Fig #2: General system design
2. Final Prototype overview
We placed our two sensors into two airtight aluminum chambers connected to the project box
Our project is designed to be integrated with the Carbon Capture Chemical Engineering team’s design (Fig6-Left). Our project box (Fig6-Right) fits most of the equipment of the project (Arduino, I2C multiplexer, and Breadboard) in order to contain loose items and put together the project for easy connection to the two chambers and the computer.
The back of the box connects the Arduino to the computer via a USP connector in order to output the data which includes temperature, CO2, and humidity.
Because both of our sensors use the same address, and we are unable to change the I2C addresses, we decided to use an I2C multiplexer to reference each sensor connected to different ports. This allows us to avoid the conflict of addresses and communicate to each sensor separately.
For this project we had to keep in mind the requirements of the carbon capture system that was being designed by the ChemE senior design team Team Crypto. We acquired the necessary information from the team and mentor Professor Porosoff.
To work more efficiently we divided our team into two parts and worked in parallel. While one group worked on the software of the sensors, the other team worked on the hardware of the setup for the project. This enabled us to complete tasks independent of the other group and there wasn’t a time delay while we waited for the other team to hand off their deliverables.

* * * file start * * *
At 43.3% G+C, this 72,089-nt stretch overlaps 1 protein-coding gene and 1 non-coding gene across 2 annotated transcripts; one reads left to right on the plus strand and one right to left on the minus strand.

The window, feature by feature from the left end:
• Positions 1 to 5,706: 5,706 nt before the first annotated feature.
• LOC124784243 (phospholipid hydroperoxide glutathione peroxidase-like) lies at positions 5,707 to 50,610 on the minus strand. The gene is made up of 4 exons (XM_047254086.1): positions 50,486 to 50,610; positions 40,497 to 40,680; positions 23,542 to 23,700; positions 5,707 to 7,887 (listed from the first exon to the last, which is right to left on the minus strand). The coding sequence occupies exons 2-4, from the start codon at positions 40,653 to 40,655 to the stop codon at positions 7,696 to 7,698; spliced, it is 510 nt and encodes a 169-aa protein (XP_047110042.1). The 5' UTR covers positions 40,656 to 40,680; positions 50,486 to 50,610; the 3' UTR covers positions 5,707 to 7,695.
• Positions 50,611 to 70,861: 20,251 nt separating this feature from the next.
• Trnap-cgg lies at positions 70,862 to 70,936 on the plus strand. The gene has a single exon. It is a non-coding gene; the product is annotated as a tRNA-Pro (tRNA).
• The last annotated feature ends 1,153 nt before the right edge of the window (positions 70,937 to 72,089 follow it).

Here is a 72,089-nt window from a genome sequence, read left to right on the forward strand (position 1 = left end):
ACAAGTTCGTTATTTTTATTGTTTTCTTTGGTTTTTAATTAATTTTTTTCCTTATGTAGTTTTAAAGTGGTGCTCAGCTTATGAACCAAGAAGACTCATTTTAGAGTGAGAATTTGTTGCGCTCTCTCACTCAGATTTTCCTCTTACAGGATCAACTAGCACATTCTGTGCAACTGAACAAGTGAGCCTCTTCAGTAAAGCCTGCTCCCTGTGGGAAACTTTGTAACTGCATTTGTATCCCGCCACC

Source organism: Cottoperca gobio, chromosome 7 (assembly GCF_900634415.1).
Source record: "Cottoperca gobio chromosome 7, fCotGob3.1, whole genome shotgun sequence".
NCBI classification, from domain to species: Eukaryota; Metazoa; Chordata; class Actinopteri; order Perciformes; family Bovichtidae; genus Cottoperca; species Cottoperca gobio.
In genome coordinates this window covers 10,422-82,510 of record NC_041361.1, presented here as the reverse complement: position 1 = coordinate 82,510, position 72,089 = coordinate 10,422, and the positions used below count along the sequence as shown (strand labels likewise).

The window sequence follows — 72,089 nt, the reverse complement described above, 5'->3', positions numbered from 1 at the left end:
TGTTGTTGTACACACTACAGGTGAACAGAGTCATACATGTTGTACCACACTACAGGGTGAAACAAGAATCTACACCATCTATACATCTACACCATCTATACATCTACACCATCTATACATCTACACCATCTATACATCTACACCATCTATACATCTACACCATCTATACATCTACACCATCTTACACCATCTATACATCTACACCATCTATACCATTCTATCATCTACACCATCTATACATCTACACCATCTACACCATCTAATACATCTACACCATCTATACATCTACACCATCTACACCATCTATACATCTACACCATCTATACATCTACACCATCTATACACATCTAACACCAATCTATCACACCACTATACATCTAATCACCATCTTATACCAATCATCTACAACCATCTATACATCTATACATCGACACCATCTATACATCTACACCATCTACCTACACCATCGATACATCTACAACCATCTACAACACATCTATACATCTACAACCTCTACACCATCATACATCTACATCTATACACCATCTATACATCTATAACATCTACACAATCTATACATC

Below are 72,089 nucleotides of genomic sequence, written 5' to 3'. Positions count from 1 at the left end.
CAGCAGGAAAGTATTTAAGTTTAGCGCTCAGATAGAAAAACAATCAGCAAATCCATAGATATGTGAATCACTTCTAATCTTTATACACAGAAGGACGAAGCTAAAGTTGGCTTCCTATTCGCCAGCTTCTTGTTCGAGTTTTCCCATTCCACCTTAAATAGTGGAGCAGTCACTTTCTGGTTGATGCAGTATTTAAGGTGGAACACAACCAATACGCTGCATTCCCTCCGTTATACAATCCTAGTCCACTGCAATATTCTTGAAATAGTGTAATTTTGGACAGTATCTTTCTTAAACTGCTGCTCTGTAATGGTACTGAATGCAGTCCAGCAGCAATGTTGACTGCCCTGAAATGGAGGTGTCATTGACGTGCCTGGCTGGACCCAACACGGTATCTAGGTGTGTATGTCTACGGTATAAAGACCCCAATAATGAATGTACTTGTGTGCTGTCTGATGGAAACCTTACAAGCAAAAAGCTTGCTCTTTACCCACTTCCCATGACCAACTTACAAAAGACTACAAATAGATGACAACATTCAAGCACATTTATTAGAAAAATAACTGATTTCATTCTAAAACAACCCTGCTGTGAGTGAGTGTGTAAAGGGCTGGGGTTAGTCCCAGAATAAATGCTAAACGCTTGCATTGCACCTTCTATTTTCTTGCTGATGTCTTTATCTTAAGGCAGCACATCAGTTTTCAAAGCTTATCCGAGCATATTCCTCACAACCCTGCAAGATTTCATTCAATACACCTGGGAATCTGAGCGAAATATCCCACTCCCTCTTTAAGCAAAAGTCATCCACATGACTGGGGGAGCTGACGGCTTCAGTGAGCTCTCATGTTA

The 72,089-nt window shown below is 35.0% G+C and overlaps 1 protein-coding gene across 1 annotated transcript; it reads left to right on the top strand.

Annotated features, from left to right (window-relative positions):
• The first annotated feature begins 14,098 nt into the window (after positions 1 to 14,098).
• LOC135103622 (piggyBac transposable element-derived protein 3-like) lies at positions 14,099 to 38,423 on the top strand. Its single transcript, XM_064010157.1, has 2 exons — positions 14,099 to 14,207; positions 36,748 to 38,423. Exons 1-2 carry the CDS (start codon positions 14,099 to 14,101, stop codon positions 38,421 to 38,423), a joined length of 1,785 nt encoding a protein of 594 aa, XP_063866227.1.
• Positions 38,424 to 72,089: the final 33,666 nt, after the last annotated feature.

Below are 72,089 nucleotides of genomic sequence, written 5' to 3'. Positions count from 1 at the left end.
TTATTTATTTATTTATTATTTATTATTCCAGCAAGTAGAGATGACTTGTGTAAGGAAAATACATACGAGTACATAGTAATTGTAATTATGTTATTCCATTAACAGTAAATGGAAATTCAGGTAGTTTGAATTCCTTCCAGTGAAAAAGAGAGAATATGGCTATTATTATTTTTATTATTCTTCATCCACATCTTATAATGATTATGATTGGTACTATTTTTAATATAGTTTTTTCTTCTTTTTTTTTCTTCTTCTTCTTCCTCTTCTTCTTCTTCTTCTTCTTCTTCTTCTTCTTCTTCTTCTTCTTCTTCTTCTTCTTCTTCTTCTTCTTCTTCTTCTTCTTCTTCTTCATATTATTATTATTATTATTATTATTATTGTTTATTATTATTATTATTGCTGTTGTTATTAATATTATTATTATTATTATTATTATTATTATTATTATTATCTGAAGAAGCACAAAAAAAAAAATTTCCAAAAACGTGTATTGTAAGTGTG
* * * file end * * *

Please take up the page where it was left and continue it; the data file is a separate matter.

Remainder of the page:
3. Results and Discussion
We calibrated our sensors at the Lab led by Professor Porosoff, where we calibrated our sensors to Carbon Dioxide concentration of 375ppm. However, due to the limitation that we are unable to calibrate the sensor to a concentration to lower than 400ppm, we set that concentration (375ppm) to read 400 ppm from our sensor. After which, we still noticed a discrepancy between the two sensor readings of about 40 ppm. Because the main goal of our senior design is to measure the difference between the two sensors, we calibrated one sensor to the other so that they would have the same reading at the same concentration level.
4. Lessons Learned & System Limitations
1) Accounting for project setbacks
I. Late equipment arrival
By finalizing our measurements late as well as finalizing our testing closer to design day, we found that our multiplexer was no longer working after soldering to a protoboard, and we needed to reorder the multiplexer on a short notice.
II. Multiplexer not working
We first noticed that Vin and GND were soldered together and our multiplexer stopped working. However, we found that even after correcting that problem, it was still not working. After a second multiplexer also failed, we think that it could be caused by the heat of the soldering iron that caused our multiplexer to fail. We decided that we would use a breadboard as part of our final product.
2) Prioritizing problems/Working in parallel
Fig #8: The work to fix problems was divided between members